Thursday, April 29, 2010
Ferns, the native ones, found deep in the woods, on the bank of a stream or a creek, are quite lovely. They are delicate, but sturdy all at the same time. Warmer weather has definitely arrived when the fronds start to poke up through the soil.
Keith, the kids and I went for a hike to the House of Dreams the other weekend, for my birthday. Berry College had signs posted all around that they had done a controlled burn. Everything was charred and to be quite honest...really ugly. And the smell was for sure not that of a spring forest. While we were walking, though, a spot of green against the black stood out to me. It was a fern, untouched by the fire.
Of course that triggered a thought. The fern, perservered in the face of adversity; the fire. How often do I feel like life throws a flame or has an all out blow-torch session on me? Or is it simply that sometimes, maybe I'm in need of a controlled burn, to keep the forest healthy, and all the underbrush cleaned out? I think that like the fern, I am stronger and healthier mentally and spiritually, when I accept that a good burn, may be just the thing that I need to actually perservere.
Like the fern, I'm sure that life becomes more vibrant when it is every now and then placed against the backdrop of a charred black clean up.
Thursday, April 1, 2010
It's spring. I can feel it to the literal sense of "feeling it in my bones." I'm antsy, I'm pacing and I can't stand being inside the house. I "need" to play in the dirt again. There's something about putting my hands in the soil. It never fails to renew in me the magnificence of nature and God's creation. It's healing to the soul...simply put.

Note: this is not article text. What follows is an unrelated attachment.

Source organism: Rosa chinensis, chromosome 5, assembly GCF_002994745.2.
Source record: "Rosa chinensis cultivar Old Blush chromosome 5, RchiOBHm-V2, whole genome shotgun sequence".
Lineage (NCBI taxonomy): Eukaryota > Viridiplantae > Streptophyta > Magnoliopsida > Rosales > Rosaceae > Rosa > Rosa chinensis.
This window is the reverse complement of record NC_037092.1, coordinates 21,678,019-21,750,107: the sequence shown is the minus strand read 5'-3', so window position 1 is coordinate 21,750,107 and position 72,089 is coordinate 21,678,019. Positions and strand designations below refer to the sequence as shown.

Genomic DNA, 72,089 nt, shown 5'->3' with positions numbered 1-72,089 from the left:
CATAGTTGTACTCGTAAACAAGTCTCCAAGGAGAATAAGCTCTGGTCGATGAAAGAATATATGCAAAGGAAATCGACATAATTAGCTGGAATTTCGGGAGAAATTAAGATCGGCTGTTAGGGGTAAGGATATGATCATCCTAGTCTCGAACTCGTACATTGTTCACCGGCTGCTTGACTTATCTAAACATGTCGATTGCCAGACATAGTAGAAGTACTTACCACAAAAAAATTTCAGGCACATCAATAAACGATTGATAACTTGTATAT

It's garden time. In a few days we will see the familiar sight of Daddy on his red tractor turning up the field. We'll smell the scent of the wild onions, the scent of fresh turned soil and experience spring at it's best.
To plant a garden, that will bear fruit, first the soil has to be turned. There's a reason for turning the ground upside down. The process takes the grass and the weeds (things one definitely doesn't want in the garden) and turns them upside down and inside out, leaving the scraggly roots sticking up and around like tiny twigs in the dirt. Now, the root, in my opinion, most of the time is the ugliest part of a plant. Anyway, by exposing the roots to the sun, the gardener kills the plant. A couple of days later, the tilling happens all over again, or it will if the gardener knows what he is doing. Mixed in with the second tilling, around here often comes the unmistable aroma of manure...Dad is famous for that! And we are just as famous for letting it be known we pray for a south-westerly wind, to blow across Mom and Dad's side, not ours :) Now, comes the back breaking work; getting the weeds out of the soil. It's a matter of shake, rattle and throw. Time consuming, but still, it has to be done. Finally, when the dirt is fine and crumbles through the fingers, the gardener knows he has earth he can work with. And we are blessed. The dirt here is dark and rich, great for a garden! So, hoe the row, drop the seed, scatter the fertlizer...Mark the rows, and wait. Wait, for the seeds that were planted to sprout and stick their heads out of the ground. Green shoots that will produce food that will go on all of our tables for the next few months.
I feel like that's what God sometimes has to do with me. Till me, turn me, and get the ugly upside down, while the Son looks on and cultivates out, what isn't fruit producing. Shake me, rattle me, and throw the useless parts away, so that hopefully, what's left, will yield more to His will, and produce something that will be used for Him.
For now..I'm heading to Lavender Mtn to get a fix...